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Insight of the Day: Food inflation might have fallen but will the cost of eating out ever go down?

Key Points:

  • Food Inflation: While food inflation has fallen, it doesn't mean prices are going down. They're just increasing at a slower rate.

  • Restaurant Inflation: Food inflation in the hospitality industry is still significantly higher than in retail.

  • Brexit Impact: Brexit is a major factor driving up the cost of eating out, impacting staffing, imports, and overall business operations.

  • Staffing Issues: Difficulty finding and retaining staff is a primary concern for restaurants, contributing to higher costs.

  • Other Factors: High business rates, taxes, and the cost of living crisis also contribute to rising costs.

  • Consumer Behavior: Diners are spending less on average but still frequenting restaurants, often choosing more affordable options.

  • Independent Restaurants: Independent restaurants face additional challenges compared to large chains and franchises, including difficulties securing loans and dealing with high rents.

Additional Insights:

  • Menu Pricing Strategies: Restaurants like Fallow are adjusting their menu prices to balance costs and offer more affordable options.

  • Paying a Living Wage: Some restaurants, like Mercato Metropolitano, prioritize paying their staff a living wage, even if it means sacrificing profits.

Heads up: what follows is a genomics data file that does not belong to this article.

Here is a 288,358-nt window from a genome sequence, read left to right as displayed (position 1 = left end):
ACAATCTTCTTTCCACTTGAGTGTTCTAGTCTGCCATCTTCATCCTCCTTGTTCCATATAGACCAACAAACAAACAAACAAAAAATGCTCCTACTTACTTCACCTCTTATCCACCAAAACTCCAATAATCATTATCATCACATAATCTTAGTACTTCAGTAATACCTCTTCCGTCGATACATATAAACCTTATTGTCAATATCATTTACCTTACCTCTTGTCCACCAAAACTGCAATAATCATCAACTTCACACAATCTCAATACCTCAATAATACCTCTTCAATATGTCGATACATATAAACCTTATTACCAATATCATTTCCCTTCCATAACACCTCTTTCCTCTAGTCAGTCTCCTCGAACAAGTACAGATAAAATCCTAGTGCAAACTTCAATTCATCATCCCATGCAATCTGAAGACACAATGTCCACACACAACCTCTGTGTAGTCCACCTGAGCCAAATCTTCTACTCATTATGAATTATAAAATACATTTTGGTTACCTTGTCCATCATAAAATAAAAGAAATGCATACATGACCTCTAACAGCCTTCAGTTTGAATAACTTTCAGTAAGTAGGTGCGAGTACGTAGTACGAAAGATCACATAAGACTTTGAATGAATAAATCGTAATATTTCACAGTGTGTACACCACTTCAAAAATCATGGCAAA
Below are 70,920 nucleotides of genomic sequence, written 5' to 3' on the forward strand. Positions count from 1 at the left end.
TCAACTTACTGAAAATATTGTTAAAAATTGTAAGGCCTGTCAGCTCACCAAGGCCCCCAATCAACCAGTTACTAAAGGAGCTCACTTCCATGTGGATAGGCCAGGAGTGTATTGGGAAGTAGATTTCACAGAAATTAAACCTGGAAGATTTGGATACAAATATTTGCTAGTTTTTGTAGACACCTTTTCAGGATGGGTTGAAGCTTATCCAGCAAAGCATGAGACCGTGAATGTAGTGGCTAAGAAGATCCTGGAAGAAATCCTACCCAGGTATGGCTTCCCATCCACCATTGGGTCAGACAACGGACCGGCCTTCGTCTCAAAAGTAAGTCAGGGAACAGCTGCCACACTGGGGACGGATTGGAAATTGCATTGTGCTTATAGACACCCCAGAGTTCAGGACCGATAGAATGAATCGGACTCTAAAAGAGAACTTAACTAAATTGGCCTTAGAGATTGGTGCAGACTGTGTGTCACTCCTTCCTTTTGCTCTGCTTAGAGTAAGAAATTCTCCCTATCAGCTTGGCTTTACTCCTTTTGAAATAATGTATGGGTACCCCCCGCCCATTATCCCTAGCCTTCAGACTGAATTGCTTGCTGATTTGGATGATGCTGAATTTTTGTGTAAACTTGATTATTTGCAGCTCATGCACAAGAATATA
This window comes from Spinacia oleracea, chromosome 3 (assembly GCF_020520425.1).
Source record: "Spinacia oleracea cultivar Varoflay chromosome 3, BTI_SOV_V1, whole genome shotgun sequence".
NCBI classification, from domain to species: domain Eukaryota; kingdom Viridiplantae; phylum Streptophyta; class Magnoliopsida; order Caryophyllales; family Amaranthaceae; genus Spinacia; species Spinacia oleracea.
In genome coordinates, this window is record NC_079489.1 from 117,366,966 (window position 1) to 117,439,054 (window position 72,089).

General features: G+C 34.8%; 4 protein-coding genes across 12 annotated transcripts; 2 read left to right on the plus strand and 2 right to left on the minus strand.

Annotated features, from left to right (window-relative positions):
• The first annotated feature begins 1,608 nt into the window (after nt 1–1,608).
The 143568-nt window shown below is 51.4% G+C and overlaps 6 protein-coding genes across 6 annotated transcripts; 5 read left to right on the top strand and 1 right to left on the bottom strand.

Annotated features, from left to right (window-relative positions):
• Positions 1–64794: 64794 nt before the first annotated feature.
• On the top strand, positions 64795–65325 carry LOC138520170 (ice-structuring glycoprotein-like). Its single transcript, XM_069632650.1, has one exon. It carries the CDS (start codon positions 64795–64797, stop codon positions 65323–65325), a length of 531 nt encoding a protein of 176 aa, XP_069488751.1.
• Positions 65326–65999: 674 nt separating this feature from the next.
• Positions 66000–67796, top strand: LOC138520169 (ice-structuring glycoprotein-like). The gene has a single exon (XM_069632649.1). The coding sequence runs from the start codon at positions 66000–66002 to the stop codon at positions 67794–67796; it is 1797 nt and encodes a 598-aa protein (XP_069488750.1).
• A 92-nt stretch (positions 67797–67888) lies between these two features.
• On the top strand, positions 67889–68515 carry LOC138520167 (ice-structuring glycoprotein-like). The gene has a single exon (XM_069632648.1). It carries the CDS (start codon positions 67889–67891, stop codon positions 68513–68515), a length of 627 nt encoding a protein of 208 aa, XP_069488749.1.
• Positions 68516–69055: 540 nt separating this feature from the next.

• Lack of Government Support: The lack of government intervention, such as VAT cuts or business rate reductions, is further exacerbating the challenges faced by the restaurant industry.

  • Political Concerns: Some experts worry that the focus on fast food chains over independent restaurants could have negative public health implications.

  • Future Outlook: While some restaurateurs are optimistic about eventual price stabilization, others are calling for significant policy changes to address the root causes of rising costs.

Overall, the article paints a complex picture of the factors contributing to the high cost of eating out. While food inflation plays a role, it's not the only issue, and a combination of Brexit, staffing shortages, rising costs, and government policies are all contributing to the problem.


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